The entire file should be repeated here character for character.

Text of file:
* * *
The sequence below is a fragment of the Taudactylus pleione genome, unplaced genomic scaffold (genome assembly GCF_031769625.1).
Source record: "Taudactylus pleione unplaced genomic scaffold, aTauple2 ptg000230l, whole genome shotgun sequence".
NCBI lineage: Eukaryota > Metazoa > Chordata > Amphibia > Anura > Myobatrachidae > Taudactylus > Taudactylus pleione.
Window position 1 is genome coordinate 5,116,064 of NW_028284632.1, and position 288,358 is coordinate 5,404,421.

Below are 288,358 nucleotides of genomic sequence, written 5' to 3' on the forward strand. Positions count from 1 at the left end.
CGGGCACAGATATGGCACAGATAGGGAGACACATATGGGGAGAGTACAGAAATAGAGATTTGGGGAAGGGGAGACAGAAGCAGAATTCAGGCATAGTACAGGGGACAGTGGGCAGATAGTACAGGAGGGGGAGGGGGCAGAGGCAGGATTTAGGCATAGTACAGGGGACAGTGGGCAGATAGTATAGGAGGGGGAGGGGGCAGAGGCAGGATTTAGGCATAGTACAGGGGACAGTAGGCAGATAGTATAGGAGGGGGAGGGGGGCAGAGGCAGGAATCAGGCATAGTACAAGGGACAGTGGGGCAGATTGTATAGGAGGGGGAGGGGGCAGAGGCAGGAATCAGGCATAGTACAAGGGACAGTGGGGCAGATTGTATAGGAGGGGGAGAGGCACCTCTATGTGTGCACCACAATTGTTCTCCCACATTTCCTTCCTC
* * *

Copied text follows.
The sequence below is a fragment of the Taudactylus pleione genome, unplaced genomic scaffold (genome assembly GCF_031769625.1).
Source record: "Taudactylus pleione unplaced genomic scaffold, aTauple2 ptg000230l, whole genome shotgun sequence".
NCBI lineage: Eukaryota > Metazoa > Chordata > Amphibia > Anura > Myobatrachidae > Taudactylus > Taudactylus pleione.
Window position 1 is genome coordinate 5,116,064 of NW_028284632.1, and position 288,358 is coordinate 5,404,421.

Below are 288,358 nucleotides of genomic sequence, written 5' to 3' on the forward strand. Positions count from 1 at the left end.
CGGGCACAGATATGGCACAGATAGGGAGACACATATGGGGAGAGTACAGAAATAGAGATTTGGGGAAGGGGAGACAGAAGCAGAATTCAGGCATAGTACAGGGGACAGTGGGCAGATAGTACAGGAGGGGGAGGGGGCAGAGGCAGGATTTAGGCATAGTACAGGGGACAGTGGGCAGATAGTATAGGAGGGGGAGGGGGCAGAGGCAGGATTTAGGCATAGTACAGGGGACAGTAGGCAGATAGTATAGGAGGGGGAGGGGGGCAGAGGCAGGAATCAGGCATAGTACAAGGGACAGTGGGGCAGATTGTATAGGAGGGGGAGGGGGCAGAGGCAGGAATCAGGCATAGTACAAGGGACAGTGGGGCAGATTGTATAGGAGGGGGAGAGGCACCTCTATGTGTGCACCACAATTGTTCTCCCACATTTCCTTCCTC